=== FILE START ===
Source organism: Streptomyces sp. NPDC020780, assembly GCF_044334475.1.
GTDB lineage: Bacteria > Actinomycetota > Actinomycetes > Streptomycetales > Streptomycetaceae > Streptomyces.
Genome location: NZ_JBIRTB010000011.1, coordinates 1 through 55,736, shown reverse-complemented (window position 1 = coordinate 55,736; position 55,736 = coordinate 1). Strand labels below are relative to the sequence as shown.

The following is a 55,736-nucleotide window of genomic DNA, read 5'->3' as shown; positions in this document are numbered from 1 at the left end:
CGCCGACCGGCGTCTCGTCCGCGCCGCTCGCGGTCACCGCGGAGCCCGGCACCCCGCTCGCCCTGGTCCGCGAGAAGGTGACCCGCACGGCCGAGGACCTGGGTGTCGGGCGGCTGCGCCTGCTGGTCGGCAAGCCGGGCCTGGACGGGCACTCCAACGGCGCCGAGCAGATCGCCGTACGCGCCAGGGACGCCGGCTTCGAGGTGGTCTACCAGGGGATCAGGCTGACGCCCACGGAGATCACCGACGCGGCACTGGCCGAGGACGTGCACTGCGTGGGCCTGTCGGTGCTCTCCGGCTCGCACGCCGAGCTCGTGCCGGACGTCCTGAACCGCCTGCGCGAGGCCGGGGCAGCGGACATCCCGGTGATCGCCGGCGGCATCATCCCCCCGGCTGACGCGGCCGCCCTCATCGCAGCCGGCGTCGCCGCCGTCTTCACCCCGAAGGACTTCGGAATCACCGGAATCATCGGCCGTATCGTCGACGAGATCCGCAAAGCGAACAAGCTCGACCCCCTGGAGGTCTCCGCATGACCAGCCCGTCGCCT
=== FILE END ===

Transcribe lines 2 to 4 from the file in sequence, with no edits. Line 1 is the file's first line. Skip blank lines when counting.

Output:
GTDB lineage: Bacteria > Actinomycetota > Actinomycetes > Streptomycetales > Streptomycetaceae > Streptomyces.
Genome location: NZ_JBIRTB010000011.1, coordinates 1 through 55,736, shown reverse-complemented (window position 1 = coordinate 55,736; position 55,736 = coordinate 1). Strand labels below are relative to the sequence as shown.

The following is a 55,736-nucleotide window of genomic DNA, read 5'->3' as shown; positions in this document are numbered from 1 at the left end: